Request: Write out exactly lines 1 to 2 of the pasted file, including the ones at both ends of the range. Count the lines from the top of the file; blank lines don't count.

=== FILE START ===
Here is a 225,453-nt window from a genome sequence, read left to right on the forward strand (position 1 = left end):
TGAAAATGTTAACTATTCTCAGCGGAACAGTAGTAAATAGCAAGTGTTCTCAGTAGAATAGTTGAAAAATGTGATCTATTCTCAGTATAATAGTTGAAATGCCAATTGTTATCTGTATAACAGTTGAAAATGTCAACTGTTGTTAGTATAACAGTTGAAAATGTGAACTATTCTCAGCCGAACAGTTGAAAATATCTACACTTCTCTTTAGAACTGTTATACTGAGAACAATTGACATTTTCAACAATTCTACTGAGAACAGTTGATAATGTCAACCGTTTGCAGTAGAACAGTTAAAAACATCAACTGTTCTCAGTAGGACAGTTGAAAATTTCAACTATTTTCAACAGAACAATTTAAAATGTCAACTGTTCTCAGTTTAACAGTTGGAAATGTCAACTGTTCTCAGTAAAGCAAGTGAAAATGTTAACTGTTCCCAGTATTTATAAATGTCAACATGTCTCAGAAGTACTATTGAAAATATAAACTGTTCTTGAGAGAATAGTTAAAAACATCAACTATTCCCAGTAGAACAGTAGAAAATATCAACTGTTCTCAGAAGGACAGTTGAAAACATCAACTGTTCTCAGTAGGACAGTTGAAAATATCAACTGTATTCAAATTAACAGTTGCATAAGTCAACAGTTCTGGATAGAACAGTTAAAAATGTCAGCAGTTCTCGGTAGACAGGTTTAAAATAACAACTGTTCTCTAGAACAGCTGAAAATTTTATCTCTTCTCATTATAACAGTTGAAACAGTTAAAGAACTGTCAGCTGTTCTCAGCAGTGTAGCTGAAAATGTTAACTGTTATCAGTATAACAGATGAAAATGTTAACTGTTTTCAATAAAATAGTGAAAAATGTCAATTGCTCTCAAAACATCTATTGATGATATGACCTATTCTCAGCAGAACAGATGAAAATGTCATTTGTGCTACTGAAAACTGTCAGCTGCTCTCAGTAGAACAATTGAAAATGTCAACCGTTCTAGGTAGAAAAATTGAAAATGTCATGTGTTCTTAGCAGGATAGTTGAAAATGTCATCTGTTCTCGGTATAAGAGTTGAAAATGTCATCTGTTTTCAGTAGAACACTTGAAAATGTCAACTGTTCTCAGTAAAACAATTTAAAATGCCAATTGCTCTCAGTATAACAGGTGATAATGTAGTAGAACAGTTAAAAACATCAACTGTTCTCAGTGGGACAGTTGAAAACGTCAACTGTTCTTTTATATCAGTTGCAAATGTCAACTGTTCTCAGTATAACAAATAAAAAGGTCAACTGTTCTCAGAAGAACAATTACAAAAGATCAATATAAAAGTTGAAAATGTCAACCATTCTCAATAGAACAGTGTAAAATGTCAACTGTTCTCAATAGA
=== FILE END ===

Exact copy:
Here is a 225,453-nt window from a genome sequence, read left to right on the forward strand (position 1 = left end):
TGAAAATGTTAACTATTCTCAGCGGAACAGTAGTAAATAGCAAGTGTTCTCAGTAGAATAGTTGAAAAATGTGATCTATTCTCAGTATAATAGTTGAAATGCCAATTGTTATCTGTATAACAGTTGAAAATGTCAACTGTTGTTAGTATAACAGTTGAAAATGTGAACTATTCTCAGCCGAACAGTTGAAAATATCTACACTTCTCTTTAGAACTGTTATACTGAGAACAATTGACATTTTCAACAATTCTACTGAGAACAGTTGATAATGTCAACCGTTTGCAGTAGAACAGTTAAAAACATCAACTGTTCTCAGTAGGACAGTTGAAAATTTCAACTATTTTCAACAGAACAATTTAAAATGTCAACTGTTCTCAGTTTAACAGTTGGAAATGTCAACTGTTCTCAGTAAAGCAAGTGAAAATGTTAACTGTTCCCAGTATTTATAAATGTCAACATGTCTCAGAAGTACTATTGAAAATATAAACTGTTCTTGAGAGAATAGTTAAAAACATCAACTATTCCCAGTAGAACAGTAGAAAATATCAACTGTTCTCAGAAGGACAGTTGAAAACATCAACTGTTCTCAGTAGGACAGTTGAAAATATCAACTGTATTCAAATTAACAGTTGCATAAGTCAACAGTTCTGGATAGAACAGTTAAAAATGTCAGCAGTTCTCGGTAGACAGGTTTAAAATAACAACTGTTCTCTAGAACAGCTGAAAATTTTATCTCTTCTCATTATAACAGTTGAAACAGTTAAAGAACTGTCAGCTGTTCTCAGCAGTGTAGCTGAAAATGTTAACTGTTATCAGTATAACAGATGAAAATGTTAACTGTTTTCAATAAAATAGTGAAAAATGTCAATTGCTCTCAAAACATCTATTGATGATATGACCTATTCTCAGCAGAACAGATGAAAATGTCATTTGTGCTACTGAAAACTGTCAGCTGCTCTCAGTAGAACAATTGAAAATGTCAACCGTTCTAGGTAGAAAAATTGAAAATGTCATGTGTTCTTAGCAGGATAGTTGAAAATGTCATCTGTTCTCGGTATAAGAGTTGAAAATGTCATCTGTTTTCAGTAGAACACTTGAAAATGTCAACTGTTCTCAGTAAAACAATTTAAAATGCCAATTGCTCTCAGTATAACAGGTGATAATGTAGTAGAACAGTTAAAAACATCAACTGTTCTCAGTGGGACAGTTGAAAACGTCAACTGTTCTTTTATATCAGTTGCAAATGTCAACTGTTCTCAGTATAACAAATAAAAAGGTCAACTGTTCTCAGAAGAACAATTACAAAAGATCAATATAAAAGTTGAAAATGTCAACCATTCTCAATAGAACAGTGTAAAATGTCAACTGTTCTCAATAGA